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SECTION III.

Inward work of redemption, which thus goes on by

the operation of the Holy Spirit, has the power of producing (i new birth in menthis office of the Spirit acknowledged ly. ollier ChristiansMonro, Hammond, Locke-it has the power also of leading to perfectionSentiments of the Quakers as to perfectionand of the ever memorable Jolin Hales-Gell-Monro-This power of inward redemption bestowed upon all.

The sufferings, then, of Jesus Christ having, by means of the forgiveness of past sins, put men into a capacity of salvation, the remaining part of salvation, or the inward redemption of man, is performed by the operation of the Holy Spirit; of which however it must be remembered, that a more plentiful diffusion is considered by the Quakers to have been given to men after the ascension of Jesus Christ than at any former period.

The nature of this inward work of redemption, or the nature of this new office, which it performs in addition to that of a religious teacher, may be seen in the following account.

It has the power, the Quakers believe, of checking and preventing bad inclinations and passions,-of cleansing and purifying the heart,—of destroying the carnal mind, of making all old things pass away-of introducing new,-of raising our spiritual senses, so as to make us delight in the things of God, and to put us above an unreasonable pursuit after earthly pleasures. Redeeming thus from the pollutions of the world, and leading to spiritual purity, it forms a new creature. It produces a new man in the heart. It occasions a man by its quickening power to be born again, and thus

puts

him into the way of salvation. " For verily I say unto thee,” says Jesus Christ to Nicodemus, except a man be born again, he cannot see the kingdom of God*.”

This, office and power of the Spirit of God is acknowledged by other Christians. Monro, who has been before quoted, observes, « that the soul, being thus raised from the death of sin and born again, is divinely animated, and discovers that it is alive by the vital operations which it performs."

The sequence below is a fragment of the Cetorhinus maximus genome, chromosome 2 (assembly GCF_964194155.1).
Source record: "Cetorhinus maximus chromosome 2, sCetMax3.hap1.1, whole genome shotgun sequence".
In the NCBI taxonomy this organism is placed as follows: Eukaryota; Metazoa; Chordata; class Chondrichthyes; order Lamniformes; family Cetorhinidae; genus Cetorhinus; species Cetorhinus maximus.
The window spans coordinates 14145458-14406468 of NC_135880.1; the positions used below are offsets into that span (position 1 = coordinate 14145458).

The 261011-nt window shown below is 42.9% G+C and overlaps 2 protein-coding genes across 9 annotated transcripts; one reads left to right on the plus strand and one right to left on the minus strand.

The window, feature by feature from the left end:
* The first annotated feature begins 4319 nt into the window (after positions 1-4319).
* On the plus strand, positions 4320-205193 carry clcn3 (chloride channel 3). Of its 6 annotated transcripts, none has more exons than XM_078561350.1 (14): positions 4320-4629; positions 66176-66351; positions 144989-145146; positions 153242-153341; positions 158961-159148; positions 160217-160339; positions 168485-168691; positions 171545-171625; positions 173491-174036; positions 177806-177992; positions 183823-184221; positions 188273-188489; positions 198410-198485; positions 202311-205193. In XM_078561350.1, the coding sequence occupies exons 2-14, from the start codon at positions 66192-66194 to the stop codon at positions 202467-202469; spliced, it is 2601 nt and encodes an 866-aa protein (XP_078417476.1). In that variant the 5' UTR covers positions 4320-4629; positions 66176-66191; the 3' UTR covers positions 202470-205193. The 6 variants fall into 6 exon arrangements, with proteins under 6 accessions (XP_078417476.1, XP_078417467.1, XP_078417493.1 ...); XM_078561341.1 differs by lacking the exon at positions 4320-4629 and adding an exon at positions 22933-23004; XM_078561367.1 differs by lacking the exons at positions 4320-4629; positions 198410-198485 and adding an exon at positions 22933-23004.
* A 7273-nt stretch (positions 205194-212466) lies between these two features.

* John üi. 3.

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Again,” says he, “ this blissful presence the regenerate, who are delivered from the dominion and cleansed from the impurities of sin, have recovered, and it is on the account of it that they are said to be the habitation of God through the Spirit, and the temple of the Holy Ghost. For that good Spirit takes possession of them, resides in their hearts, becomes the mover, enlightener and director of all their faculties and powers, gives a new and heavenly tincture and tendency to all their inclinations and desires, and, in one word, is the great spring of all they think, or do, or say; and hence it is that they are said to walk no more after the flesh, but after the Spirit, and to be led by the Spirit of God.”

Dr. Hammond, in his Paraphrase and Annotations on the New Testament, observes, that he, “who hath been born of God, is literally he, who hath had such a blessed change wrought in him by the operation of God's Spirit in his heart, as to be translated from the power of darkness into the kingdom of his dear Son."

“ As Christ in the flesh,” says the great and venerable Locke, “ Was wholly exempt

from

9

from all taint and sin ; so we by that Spirit, which was in him, shall be exempt from the dominion of carnal lusts, if we make it our choice, and endeavour to live after the Spirit.”

“ Here the apostle,” says Locke, “shows that Christians are delivered from the dominion of their carnal lusts by the Spirit of God, that is given to them, and dwells in them, as a new quickening principle and power, by which they are put into the state of a spiritual life, wherein their members are made capable of becoming the instruments of righteousness.

And this Spirit of God, which thus redeems from the pollutions of the world, and puts a new heart as it were into man, is considered by the Quakers as so powerful in its operations, as to be able to lead him to perfection. By this they do not mean to say that the perfection of man is at all like the perfection of God, because the perfection of the former is capable of growth. They believe, however, that in his renewed state he may

be brought to be so perfect, as to be able to keep those commandments of God, which are enjoined him. In this sense

they

VOL. II.

they believe it is that Noah is called by Moses a just and perfect man in his generation*, and that Job is described as a perfect and an upright mant, and that the evangelist Luke speaks of Zacharias and Elizabeth in these words : « They were both righteous before God, and walked in all the command-ments and ordinances of the Lord blamelesst.”

That man, who is renewed in heart, can attain this degree of perfection, they hold it but reasonable to suppose: for to think that God has given to man any law to keep which it is impossible for him, when aided by his Holy Spirit, to keep; or to think that the power of Satan can be stronger in man than the power of Christ, is to think very inadequately of the Almighty, and to cast a dishonourable reflection on his goodness, his justice, and his power. Add to which, that there would not have been such expressions in the New Testament' as those of Jesus Christ : therefore perfect, even as your Father which is in heaven is perfect.” Nor would there

66 Be ye

* Gen. vi. 2.

+ Job i. 8.

t Luke i. 6.

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